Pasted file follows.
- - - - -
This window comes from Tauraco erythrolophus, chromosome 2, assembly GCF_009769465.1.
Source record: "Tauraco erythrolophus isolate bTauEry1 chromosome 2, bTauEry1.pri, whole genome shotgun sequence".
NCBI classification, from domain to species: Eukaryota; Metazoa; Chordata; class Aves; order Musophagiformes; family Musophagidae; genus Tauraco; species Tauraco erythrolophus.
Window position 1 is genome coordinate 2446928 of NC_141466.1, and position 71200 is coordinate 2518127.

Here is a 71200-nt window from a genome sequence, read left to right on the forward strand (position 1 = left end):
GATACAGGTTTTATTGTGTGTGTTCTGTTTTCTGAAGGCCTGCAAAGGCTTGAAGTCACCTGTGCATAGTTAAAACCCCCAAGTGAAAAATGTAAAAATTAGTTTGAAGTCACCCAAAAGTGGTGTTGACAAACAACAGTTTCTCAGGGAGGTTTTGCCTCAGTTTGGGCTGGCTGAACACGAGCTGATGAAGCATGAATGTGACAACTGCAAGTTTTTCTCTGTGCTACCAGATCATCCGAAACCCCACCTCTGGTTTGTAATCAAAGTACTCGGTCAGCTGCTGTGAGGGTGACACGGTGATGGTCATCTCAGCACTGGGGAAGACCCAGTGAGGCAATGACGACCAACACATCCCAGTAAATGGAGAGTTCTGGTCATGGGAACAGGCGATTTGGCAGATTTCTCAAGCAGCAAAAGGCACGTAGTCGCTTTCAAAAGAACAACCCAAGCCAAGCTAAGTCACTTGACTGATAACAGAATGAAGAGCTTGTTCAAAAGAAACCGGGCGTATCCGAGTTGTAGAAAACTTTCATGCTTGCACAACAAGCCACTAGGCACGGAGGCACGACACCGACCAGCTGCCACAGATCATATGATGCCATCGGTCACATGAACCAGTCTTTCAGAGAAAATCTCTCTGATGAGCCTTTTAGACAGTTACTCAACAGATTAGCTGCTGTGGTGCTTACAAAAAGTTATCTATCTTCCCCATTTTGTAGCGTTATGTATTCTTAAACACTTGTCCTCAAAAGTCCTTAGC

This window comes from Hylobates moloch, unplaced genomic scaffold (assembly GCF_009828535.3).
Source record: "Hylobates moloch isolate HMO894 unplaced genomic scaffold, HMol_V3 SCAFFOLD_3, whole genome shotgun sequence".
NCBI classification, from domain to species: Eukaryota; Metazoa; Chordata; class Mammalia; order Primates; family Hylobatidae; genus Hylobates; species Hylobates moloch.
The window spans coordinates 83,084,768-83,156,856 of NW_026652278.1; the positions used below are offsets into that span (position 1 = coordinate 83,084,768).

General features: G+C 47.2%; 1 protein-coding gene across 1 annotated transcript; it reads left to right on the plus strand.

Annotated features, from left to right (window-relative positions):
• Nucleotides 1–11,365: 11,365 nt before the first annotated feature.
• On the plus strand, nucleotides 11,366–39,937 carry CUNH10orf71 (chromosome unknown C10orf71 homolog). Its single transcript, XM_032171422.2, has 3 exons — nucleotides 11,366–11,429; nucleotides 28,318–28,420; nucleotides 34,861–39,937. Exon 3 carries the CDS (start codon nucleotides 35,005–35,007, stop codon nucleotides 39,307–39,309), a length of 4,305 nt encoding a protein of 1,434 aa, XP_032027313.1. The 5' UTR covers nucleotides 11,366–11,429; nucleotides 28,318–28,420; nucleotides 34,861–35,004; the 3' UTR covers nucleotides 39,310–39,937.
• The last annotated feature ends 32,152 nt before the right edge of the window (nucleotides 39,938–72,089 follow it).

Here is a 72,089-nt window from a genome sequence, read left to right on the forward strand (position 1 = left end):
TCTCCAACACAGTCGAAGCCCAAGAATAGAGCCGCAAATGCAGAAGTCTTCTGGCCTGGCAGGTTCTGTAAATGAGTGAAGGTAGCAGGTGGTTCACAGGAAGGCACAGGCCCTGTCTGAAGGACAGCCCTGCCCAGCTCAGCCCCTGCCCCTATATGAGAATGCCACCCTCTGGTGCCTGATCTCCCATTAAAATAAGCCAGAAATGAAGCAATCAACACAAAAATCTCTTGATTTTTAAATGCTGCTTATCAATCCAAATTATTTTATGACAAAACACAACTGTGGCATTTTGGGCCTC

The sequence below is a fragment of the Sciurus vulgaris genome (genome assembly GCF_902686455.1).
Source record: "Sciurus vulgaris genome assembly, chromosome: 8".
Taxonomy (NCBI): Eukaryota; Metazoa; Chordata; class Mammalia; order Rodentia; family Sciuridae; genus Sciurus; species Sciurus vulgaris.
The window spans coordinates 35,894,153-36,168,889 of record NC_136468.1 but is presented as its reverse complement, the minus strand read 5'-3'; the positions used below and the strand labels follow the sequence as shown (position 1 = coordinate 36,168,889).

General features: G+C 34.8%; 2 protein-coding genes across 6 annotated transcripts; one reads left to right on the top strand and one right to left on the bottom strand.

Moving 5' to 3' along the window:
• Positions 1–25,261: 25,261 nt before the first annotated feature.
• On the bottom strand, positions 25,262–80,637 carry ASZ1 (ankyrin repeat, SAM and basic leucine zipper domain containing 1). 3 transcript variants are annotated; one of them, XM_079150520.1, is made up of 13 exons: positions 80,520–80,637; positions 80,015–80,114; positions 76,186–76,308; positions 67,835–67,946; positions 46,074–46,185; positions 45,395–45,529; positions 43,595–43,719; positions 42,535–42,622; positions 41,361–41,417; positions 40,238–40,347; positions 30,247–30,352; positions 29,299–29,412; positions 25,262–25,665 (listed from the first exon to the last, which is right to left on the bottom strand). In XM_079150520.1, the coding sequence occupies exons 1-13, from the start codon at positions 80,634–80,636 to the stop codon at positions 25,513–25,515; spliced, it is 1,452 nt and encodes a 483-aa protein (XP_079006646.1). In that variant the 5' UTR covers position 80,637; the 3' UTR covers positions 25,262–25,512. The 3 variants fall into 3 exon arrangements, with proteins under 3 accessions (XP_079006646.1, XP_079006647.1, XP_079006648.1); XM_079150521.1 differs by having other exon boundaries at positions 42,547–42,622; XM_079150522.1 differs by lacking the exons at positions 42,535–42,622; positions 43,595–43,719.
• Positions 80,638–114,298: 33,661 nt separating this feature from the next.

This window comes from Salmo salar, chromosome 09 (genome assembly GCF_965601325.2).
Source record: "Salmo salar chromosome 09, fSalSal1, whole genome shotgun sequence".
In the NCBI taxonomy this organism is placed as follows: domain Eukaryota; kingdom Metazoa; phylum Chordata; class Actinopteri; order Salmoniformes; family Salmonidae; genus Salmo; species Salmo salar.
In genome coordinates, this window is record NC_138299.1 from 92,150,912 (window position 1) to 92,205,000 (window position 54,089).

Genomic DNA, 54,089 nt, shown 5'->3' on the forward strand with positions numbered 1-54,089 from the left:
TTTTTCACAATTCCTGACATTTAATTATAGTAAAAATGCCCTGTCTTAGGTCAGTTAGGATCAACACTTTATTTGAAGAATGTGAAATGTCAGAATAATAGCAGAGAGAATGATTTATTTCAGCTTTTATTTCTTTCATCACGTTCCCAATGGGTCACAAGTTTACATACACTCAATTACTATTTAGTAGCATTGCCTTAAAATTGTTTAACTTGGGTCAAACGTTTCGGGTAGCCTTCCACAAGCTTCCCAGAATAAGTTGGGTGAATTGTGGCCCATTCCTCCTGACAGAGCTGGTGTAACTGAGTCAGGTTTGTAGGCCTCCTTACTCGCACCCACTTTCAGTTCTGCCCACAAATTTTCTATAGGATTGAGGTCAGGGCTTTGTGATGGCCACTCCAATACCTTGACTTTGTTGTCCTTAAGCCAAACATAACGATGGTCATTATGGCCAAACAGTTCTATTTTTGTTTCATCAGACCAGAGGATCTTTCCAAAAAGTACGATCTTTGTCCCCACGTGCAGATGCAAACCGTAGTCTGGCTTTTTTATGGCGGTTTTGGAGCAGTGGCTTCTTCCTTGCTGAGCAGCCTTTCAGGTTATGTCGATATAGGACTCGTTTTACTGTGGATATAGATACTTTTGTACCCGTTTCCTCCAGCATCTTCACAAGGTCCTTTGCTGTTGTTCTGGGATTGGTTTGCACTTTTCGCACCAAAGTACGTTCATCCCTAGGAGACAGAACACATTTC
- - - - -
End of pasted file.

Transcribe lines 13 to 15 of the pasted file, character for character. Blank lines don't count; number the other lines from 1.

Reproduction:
• Nucleotides 1–11,365: 11,365 nt before the first annotated feature.
• On the plus strand, nucleotides 11,366–39,937 carry CUNH10orf71 (chromosome unknown C10orf71 homolog). Its single transcript, XM_032171422.2, has 3 exons — nucleotides 11,366–11,429; nucleotides 28,318–28,420; nucleotides 34,861–39,937. Exon 3 carries the CDS (start codon nucleotides 35,005–35,007, stop codon nucleotides 39,307–39,309), a length of 4,305 nt encoding a protein of 1,434 aa, XP_032027313.1. The 5' UTR covers nucleotides 11,366–11,429; nucleotides 28,318–28,420; nucleotides 34,861–35,004; the 3' UTR covers nucleotides 39,310–39,937.
• The last annotated feature ends 32,152 nt before the right edge of the window (nucleotides 39,938–72,089 follow it).